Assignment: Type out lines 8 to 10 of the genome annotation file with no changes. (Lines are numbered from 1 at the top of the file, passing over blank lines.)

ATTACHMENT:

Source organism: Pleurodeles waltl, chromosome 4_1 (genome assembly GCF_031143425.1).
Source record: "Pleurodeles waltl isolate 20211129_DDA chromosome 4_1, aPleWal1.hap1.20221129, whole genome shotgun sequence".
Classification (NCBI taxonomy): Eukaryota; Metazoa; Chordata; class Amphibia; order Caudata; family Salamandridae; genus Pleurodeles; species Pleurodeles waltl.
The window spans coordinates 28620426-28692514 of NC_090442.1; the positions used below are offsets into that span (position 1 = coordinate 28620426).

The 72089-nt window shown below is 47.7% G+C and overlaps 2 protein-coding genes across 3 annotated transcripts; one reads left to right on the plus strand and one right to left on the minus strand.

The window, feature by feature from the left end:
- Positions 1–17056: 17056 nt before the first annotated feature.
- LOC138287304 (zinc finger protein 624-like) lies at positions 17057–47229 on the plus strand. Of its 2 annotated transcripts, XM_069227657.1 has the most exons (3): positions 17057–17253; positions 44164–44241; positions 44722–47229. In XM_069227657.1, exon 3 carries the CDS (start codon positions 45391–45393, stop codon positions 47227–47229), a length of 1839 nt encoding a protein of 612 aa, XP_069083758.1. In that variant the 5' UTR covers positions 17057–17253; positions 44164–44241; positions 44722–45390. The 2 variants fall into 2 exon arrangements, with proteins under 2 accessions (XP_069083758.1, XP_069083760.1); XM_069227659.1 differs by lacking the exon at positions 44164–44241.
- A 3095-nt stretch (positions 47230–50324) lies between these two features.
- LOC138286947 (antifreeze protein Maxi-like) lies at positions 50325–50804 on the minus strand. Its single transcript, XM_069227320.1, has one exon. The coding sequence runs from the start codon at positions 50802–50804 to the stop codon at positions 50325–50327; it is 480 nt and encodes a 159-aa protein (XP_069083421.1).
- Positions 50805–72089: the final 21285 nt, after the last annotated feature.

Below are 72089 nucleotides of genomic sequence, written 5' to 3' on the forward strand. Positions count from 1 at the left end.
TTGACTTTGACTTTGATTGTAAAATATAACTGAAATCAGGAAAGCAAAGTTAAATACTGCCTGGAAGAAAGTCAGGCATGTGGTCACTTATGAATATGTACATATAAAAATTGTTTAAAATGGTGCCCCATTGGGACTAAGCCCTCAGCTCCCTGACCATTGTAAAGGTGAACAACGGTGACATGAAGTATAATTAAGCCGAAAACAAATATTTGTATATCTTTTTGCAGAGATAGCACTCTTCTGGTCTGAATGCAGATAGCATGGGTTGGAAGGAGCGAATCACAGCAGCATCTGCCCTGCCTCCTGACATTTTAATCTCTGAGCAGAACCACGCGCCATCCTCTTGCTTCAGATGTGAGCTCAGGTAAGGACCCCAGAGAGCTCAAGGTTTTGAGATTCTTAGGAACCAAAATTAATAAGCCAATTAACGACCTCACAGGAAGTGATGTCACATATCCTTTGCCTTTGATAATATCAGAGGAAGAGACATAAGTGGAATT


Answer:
- LOC138287304 (zinc finger protein 624-like) lies at positions 17057–47229 on the plus strand. Of its 2 annotated transcripts, XM_069227657.1 has the most exons (3): positions 17057–17253; positions 44164–44241; positions 44722–47229. In XM_069227657.1, exon 3 carries the CDS (start codon positions 45391–45393, stop codon positions 47227–47229), a length of 1839 nt encoding a protein of 612 aa, XP_069083758.1. In that variant the 5' UTR covers positions 17057–17253; positions 44164–44241; positions 44722–45390. The 2 variants fall into 2 exon arrangements, with proteins under 2 accessions (XP_069083758.1, XP_069083760.1); XM_069227659.1 differs by lacking the exon at positions 44164–44241.
- A 3095-nt stretch (positions 47230–50324) lies between these two features.
- LOC138286947 (antifreeze protein Maxi-like) lies at positions 50325–50804 on the minus strand. Its single transcript, XM_069227320.1, has one exon. The coding sequence runs from the start codon at positions 50802–50804 to the stop codon at positions 50325–50327; it is 480 nt and encodes a 159-aa protein (XP_069083421.1).